What is water security and how is it threatened by climate change?
Climate change is threatening food security all over the planet, and the same goes for water security. This concept can be defined as the capacity of a society to have enough adequate quality water available. It analyses the condition of surface water and subterranean aquifers and the use made of it with a territorial focus.
Human beings depend on water to survive and their societies have always chosen places with water to build our settlements. In other words, as well as being a basic daily need, we now use it for many more purposes, both traditional, such as farming and more recent requirements such as energy generation (hydroelectric energy).
The importance of water to humankind's survival and development has always been patently clear, but the time has come to look to the future. In this regard, the UN has issued a warning: By 2030, the Earth will have a water deficit of 40% if we do not change our current behaviours. And the fact is that despite the progress we are making regarding responsible use and sanitation of water, demographic growth, and certain other factors, are endangering our water security.
Sustainable use of water
Sustainable water management is among the pillars of the United Nations' Sustainable Development Goals (SDG), specifically SDG 6, which concerns ensuring access to sufficient clean water and sanitation everywhere on the planet. To make this happen, measures are being taken to ensure ubiquitous, fair access to drinking water, reducing discharges to minimise water pollution, protecting quality and increasing the percentage of waste water processing.
Being aware of the need to manage water resources efficiently, ensuring quality and avoiding degradation, are key to ensuring that future water availability is not endangered. A sustainable management model, among other things, requires encouraging water saving, ensuring it is returned to the environment in good condition and guaranteeing supplies through alternative sources. To do this, we must satisfy demand while protecting groundwater and superficial aquifers.
What is water security
Water security is a term that refers to a society's capacity to have enough water of sufficient quality for survival and to carry out different productive activities. Therefore, a society with water security is in a position to reduce poverty and improve living standards.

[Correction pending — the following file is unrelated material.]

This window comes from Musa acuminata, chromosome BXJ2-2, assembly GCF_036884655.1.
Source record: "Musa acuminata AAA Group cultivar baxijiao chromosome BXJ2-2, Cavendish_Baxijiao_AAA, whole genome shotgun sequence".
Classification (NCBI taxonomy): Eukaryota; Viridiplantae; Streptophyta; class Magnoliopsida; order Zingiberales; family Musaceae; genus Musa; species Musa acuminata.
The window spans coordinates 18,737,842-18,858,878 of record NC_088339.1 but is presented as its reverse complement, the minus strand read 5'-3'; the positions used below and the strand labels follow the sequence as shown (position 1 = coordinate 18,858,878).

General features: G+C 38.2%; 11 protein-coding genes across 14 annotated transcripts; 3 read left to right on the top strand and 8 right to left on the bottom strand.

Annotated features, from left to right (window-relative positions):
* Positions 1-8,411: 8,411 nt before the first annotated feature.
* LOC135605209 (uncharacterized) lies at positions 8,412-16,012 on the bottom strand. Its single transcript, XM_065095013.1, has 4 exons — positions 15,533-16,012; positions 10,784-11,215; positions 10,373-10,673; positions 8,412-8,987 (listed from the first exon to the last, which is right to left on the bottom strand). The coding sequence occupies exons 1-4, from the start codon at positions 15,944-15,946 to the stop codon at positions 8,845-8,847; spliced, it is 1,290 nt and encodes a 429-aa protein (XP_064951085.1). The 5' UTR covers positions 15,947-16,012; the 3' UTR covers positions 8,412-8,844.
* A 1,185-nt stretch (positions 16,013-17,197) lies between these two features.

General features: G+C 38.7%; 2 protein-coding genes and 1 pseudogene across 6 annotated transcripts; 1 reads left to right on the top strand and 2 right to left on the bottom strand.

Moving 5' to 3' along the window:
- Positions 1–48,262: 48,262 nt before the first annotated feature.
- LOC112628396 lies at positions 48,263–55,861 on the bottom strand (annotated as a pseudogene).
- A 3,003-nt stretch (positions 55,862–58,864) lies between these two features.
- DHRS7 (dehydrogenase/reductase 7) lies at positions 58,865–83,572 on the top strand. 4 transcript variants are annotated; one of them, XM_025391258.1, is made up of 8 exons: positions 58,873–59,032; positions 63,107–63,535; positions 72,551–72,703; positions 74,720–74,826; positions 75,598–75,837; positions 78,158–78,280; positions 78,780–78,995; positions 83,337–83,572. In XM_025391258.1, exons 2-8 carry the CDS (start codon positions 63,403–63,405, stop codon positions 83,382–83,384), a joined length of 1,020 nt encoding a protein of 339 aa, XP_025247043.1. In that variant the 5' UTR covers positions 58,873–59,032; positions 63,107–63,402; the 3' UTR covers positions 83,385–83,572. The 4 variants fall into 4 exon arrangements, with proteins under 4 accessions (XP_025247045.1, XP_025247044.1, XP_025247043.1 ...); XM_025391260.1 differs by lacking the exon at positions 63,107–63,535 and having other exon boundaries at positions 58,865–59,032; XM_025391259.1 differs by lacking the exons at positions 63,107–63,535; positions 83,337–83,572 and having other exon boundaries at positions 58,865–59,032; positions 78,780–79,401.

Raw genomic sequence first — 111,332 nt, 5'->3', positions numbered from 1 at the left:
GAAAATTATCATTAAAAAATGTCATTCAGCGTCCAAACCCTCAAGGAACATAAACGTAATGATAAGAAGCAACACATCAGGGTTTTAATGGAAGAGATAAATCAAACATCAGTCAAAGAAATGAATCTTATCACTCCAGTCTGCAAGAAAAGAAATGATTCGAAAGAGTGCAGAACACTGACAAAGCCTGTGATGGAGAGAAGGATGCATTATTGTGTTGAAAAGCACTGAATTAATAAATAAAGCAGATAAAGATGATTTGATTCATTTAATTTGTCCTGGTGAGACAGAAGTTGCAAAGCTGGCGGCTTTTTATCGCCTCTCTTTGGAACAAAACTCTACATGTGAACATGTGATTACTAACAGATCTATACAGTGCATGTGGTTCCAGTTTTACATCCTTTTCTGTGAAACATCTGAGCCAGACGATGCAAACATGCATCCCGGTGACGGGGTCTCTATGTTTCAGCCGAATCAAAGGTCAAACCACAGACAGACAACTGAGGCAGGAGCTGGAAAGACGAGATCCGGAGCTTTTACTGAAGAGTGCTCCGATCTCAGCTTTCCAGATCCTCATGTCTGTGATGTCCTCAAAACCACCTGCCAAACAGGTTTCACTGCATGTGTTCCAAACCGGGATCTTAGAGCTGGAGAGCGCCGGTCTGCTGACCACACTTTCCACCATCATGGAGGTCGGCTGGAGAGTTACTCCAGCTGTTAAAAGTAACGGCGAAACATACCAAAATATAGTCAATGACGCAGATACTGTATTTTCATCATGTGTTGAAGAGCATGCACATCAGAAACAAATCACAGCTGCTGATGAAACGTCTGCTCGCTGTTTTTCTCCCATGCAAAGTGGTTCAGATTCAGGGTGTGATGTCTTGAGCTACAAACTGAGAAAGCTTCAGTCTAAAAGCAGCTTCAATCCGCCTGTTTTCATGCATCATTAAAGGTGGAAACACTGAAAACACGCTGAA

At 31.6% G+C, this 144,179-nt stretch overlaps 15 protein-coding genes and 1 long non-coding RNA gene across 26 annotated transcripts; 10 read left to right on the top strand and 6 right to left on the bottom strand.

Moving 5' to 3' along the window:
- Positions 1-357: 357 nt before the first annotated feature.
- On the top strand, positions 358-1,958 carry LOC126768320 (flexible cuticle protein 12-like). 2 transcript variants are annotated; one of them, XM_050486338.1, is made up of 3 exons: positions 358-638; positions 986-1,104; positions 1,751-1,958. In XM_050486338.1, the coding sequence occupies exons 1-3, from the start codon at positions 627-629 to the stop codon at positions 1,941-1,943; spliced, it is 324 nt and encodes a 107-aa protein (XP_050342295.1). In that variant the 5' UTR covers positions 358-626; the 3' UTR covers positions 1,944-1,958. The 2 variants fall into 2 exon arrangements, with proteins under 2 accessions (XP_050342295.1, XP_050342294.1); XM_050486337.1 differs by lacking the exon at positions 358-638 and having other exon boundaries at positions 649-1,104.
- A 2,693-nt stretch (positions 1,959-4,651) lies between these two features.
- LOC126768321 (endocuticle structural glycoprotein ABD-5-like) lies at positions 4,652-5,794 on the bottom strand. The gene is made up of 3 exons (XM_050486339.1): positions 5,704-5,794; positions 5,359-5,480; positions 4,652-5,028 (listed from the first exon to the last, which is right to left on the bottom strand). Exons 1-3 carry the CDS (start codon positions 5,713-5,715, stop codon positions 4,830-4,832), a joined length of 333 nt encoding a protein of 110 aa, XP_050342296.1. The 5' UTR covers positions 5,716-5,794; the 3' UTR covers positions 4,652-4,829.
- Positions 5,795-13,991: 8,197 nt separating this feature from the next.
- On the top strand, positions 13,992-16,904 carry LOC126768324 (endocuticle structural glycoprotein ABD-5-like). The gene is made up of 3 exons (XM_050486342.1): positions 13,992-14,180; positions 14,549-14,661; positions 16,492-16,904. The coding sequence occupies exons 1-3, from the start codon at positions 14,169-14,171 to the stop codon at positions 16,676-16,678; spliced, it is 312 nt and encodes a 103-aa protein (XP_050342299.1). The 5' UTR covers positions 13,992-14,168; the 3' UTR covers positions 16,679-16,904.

According to the Global Water Partnership, an international network that promotes sustainable water management, a world with water security "is one where each person is guaranteed water security at an affordable cost to live a healthy, productive life, where communities are protected from floods, droughts and water-borne diseases". What's more, it adds, "water security fosters environmental protection and social justice in the case of conflicts and disputes that may emerge as a result of shared water resources".
Causes of water insecurity
Water security is in danger because of the growth of the world population and its concentration in cities, of the deterioration in water quality due to rising levels of pollution due to human activities — not only atmospheric but also due to the change in land use — and the impact of extreme weather events caused by climate change on water. It is essential to identify and analyse these problems to find sustainable solutions in the future.
Climate change and water security
Climate change is endangering water security. Its effect not only reduces the availability of water but also makes it more variable and unpredictable in many parts of the planet, exacerbating supply problems. Droughts and floods are becoming far more frequent as a result of the extreme meteorological events we have already mentioned. They have severe consequences for rich and poor countries alike. This pattern is becoming increasingly common, severely damaging people's ability to earn a living and traditional production models in many places.
How to be careful with water
Sustainable water management, as we have already said, requires responsible consumption, the fight against degradation and increased recycling, which is essential to preserving our water resources. One essential concept for raising awareness about this type of management is the water footprint, which measures the volume of water used throughout the production chain of a product or service.
Personally, to reduce the water footprint there are simple habits you can adopt, such as: reducing the length of your showers and using water-saving shower heads, reducing your intake of foods that require more water to produce, like meat, not using the WC like a waste paper bin, buying efficient electrical appliances and only running them when fully loaded, watering plants at night so that the water does not evaporate, etc.
Knowing the level of water security everywhere on the planet is essential to guarantee its availability, which is where the Global Water Security Index (GWSI) comes in. This indicator is established based on four criteria: availability, accessibility, security and quality, and has a series of advantages: It includes environmental, social and economic criteria; determines priority areas for attention and a greater risk of conflicts; standardises vulnerability and water risks, etc.